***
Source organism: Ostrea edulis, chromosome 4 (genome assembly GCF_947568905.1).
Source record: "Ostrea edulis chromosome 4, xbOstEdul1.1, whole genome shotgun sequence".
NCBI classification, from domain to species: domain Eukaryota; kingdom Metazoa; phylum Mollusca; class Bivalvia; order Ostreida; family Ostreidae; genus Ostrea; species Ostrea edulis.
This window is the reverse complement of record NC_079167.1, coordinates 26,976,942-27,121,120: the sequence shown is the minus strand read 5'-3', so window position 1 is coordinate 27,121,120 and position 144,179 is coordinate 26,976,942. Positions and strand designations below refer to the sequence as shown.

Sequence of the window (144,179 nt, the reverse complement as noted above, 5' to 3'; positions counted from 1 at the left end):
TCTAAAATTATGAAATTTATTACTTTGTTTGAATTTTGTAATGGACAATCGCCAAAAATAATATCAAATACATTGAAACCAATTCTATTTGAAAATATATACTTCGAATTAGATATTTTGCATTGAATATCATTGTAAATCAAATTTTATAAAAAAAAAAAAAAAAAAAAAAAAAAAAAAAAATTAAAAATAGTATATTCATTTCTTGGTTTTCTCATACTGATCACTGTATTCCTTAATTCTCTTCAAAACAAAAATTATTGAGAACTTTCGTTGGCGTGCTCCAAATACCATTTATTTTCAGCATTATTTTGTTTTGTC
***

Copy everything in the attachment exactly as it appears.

Source organism: Ostrea edulis, chromosome 4 (genome assembly GCF_947568905.1).
Source record: "Ostrea edulis chromosome 4, xbOstEdul1.1, whole genome shotgun sequence".
NCBI classification, from domain to species: domain Eukaryota; kingdom Metazoa; phylum Mollusca; class Bivalvia; order Ostreida; family Ostreidae; genus Ostrea; species Ostrea edulis.
This window is the reverse complement of record NC_079167.1, coordinates 26,976,942-27,121,120: the sequence shown is the minus strand read 5'-3', so window position 1 is coordinate 27,121,120 and position 144,179 is coordinate 26,976,942. Positions and strand designations below refer to the sequence as shown.

Sequence of the window (144,179 nt, the reverse complement as noted above, 5' to 3'; positions counted from 1 at the left end):
TCTAAAATTATGAAATTTATTACTTTGTTTGAATTTTGTAATGGACAATCGCCAAAAATAATATCAAATACATTGAAACCAATTCTATTTGAAAATATATACTTCGAATTAGATATTTTGCATTGAATATCATTGTAAATCAAATTTTATAAAAAAAAAAAAAAAAAAAAAAAAAAAAAAAAATTAAAAATAGTATATTCATTTCTTGGTTTTCTCATACTGATCACTGTATTCCTTAATTCTCTTCAAAACAAAAATTATTGAGAACTTTCGTTGGCGTGCTCCAAATACCATTTATTTTCAGCATTATTTTGTTTTGTC